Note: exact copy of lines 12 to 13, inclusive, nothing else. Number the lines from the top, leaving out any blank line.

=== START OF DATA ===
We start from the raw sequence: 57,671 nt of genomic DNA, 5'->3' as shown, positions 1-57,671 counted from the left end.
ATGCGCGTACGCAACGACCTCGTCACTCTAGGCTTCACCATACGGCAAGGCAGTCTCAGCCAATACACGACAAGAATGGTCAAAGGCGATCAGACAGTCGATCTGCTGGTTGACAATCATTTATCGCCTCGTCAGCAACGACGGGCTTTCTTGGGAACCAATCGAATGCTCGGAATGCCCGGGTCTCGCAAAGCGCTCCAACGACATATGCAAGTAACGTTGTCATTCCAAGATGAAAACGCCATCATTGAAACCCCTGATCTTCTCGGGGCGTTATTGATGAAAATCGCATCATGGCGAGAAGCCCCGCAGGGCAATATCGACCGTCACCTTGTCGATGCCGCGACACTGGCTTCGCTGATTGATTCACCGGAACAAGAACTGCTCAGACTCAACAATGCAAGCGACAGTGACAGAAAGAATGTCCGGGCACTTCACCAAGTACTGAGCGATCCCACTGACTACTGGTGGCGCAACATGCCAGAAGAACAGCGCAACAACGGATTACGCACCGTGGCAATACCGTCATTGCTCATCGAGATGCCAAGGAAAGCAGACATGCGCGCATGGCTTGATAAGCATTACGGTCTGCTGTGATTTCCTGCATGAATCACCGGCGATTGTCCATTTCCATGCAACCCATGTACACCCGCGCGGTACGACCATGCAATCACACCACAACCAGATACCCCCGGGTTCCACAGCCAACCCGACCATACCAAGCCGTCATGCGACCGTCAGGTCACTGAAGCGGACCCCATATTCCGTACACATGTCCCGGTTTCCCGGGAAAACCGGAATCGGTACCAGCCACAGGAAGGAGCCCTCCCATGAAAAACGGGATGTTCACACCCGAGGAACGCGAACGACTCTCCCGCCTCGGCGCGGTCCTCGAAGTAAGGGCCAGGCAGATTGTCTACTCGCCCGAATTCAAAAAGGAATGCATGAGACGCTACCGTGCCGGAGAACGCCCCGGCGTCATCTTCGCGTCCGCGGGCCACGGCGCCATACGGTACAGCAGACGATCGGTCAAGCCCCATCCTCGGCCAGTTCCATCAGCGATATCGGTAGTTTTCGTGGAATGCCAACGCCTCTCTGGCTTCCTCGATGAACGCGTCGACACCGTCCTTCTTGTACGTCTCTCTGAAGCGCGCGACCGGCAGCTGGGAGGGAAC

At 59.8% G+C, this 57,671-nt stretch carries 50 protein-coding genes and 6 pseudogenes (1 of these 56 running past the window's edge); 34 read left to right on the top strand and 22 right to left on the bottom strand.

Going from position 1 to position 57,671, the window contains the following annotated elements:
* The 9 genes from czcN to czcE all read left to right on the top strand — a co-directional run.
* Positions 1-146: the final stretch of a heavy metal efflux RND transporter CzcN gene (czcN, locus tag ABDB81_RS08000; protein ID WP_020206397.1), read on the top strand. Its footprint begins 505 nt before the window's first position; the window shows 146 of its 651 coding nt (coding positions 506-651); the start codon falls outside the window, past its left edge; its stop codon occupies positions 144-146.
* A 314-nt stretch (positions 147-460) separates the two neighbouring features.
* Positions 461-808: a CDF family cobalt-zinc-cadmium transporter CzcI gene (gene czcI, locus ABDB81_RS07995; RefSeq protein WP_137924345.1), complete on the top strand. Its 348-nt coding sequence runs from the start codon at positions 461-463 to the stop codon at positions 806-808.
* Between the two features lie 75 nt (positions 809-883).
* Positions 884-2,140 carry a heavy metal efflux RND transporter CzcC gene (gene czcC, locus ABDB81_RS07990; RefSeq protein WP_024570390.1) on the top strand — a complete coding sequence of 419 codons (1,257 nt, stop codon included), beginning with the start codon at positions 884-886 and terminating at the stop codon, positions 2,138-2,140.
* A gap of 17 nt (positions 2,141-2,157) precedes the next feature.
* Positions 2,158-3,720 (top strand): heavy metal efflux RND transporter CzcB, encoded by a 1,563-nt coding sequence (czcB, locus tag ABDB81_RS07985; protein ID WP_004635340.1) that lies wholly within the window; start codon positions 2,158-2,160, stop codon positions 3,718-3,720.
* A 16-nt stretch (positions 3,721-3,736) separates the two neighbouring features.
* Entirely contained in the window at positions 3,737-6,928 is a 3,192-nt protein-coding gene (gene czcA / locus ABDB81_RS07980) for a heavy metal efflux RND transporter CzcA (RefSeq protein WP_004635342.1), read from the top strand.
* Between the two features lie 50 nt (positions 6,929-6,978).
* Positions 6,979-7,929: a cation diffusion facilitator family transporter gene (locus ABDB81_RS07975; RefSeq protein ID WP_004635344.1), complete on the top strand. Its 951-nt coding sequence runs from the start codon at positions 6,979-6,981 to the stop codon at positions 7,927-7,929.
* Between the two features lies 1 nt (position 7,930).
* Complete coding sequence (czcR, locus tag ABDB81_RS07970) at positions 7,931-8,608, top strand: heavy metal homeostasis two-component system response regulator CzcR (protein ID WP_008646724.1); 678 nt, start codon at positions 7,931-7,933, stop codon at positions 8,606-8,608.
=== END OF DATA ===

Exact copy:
* Positions 2,158-3,720 (top strand): heavy metal efflux RND transporter CzcB, encoded by a 1,563-nt coding sequence (czcB, locus tag ABDB81_RS07985; protein ID WP_004635340.1) that lies wholly within the window; start codon positions 2,158-2,160, stop codon positions 3,718-3,720.
* A 16-nt stretch (positions 3,721-3,736) separates the two neighbouring features.